So you're on my side now. You agree that we should be peacocking our villains around early on, making our players know them, and giving them a face for the name they hear dropped by a crony later on. The suspense is building.
But, uh, how are you supposed to keep the suspense? If we show the villain off only once, sure, the players are invested. But what if you could show them off... More than once?
Well, well. We have ourselves an idea here. Showing your villain off a handful of times before the climactic showdown is a surefire, dizzyingly powerful way to get your players to hate the villain's guts. But doing this and also keeping the players from drawing swords, knives, staves, and bows? This is going to require some thinking.
When thinking about how to show off your villain but also keep initiative from ever being called, think of ways to socially obstruct your players. This is stuff like parties, meeting the villain at a crowded coffee shop, a street fair, or a formal dinner with a neutral or unaware authority figure. These situations prevent the drawing of blades, because initiating violence in these scenarios is the greater crime and will be punished first (and if your players defend themselves and say, "Well he's evil!" then it looks bad on the PCs). In non-urban games, maybe there are rules of warfare and codes of conduct that can substitute for the social pressures of nonviolence. These suggestions work best for villains with at least some concern for the way they're perceived (which is most rational living beings).
Again, three reasons.
  1. The villain can't hurt the players. This is important when you're putting a high-level baddie up against low-level players. If violence is prohibited socially, the consequences of initiating are going to outweigh the villain's desire to squash these impudent meddlers. They can't risk exposure or they don't want to lose face.
  2. The players can't attack. Doing so breaches the social agreement of public spaces, ceasefires, formal events, or whatever framing device you're using to show off your baddie.
  3. Until they can. Players and villains have a threshold for how much bullshit they're willing to take from the other side. If the players come on strong and apply pressure to the villain to act irrationally, let it happen! People lose their cool in politics all the time! Have your villain react appropriately to their rank, station, schemes, and the social framing device. Players are more likely to initiate violence, however, because they believe they can't die and are reckless as a result.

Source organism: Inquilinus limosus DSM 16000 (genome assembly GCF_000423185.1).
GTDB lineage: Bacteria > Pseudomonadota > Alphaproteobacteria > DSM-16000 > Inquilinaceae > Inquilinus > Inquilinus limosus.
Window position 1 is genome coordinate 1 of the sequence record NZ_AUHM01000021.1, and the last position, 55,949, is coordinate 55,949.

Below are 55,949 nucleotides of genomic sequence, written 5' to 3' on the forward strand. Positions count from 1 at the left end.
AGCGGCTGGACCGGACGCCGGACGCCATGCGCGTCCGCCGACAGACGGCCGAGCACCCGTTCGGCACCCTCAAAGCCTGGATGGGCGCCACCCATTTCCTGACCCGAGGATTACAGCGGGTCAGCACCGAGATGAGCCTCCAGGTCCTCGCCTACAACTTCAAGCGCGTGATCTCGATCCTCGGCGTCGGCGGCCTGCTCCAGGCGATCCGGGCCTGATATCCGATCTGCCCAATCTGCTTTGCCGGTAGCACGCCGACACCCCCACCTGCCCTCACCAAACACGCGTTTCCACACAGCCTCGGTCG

This is all to say, use social pressure! Use framing devices! Think of ways to force the villain and PCs to interact without the convenience of violent measures as a tool for conflict resolution. Also, this is a good time to talk about ways villains might go about toying with the players in such situations.
  • The villain brought reinforcements. They're at the king's castle having dinner, sure, but they have assassins in the rafters or a master poisoner in the kitchen. They've seeded the environment with ways to escape and harry the players, because they aren't stupid (unless they are, might be fun).
  • They know Jedi mind tricks. Villains are the right people to have illusion and enchantment spells. Players might not think highly of them, but you're the referee, dammit. Those are such juicy, magnificent ways to heighten the drama of a social impasse. Telling a player, "Roll a Wisdom save" is a guaranteed way to get your whole table squirming wanting to attack. Texting them or rolling it in secret is even better, because then no one knows! Muahahaha! Ahem.
  • The villain isn't there. It's a double, a project image spell, or a doppelganger. It's someone with a hat of disguise, a scroll of alter self, or even a clone. Maybe they can act with impunity in ways the villain proper could not. This flips the dynamic on its head! Players can't act out, but the "villain" can get away with things that the real villain could not. And if they play into the social impasse to trick the players even further until the moment is right and they strike? Ye gods above, what fun!

When to Break the Mirror
Eventually, the thin protection of social pressures or taboos or agreed-upon parley will shatter into a kajillion tiny pieces and your players will want to fight the villain, or the villain will attack to cover their retreat, stall the players, or even thrash them and leave them bloody and beaten.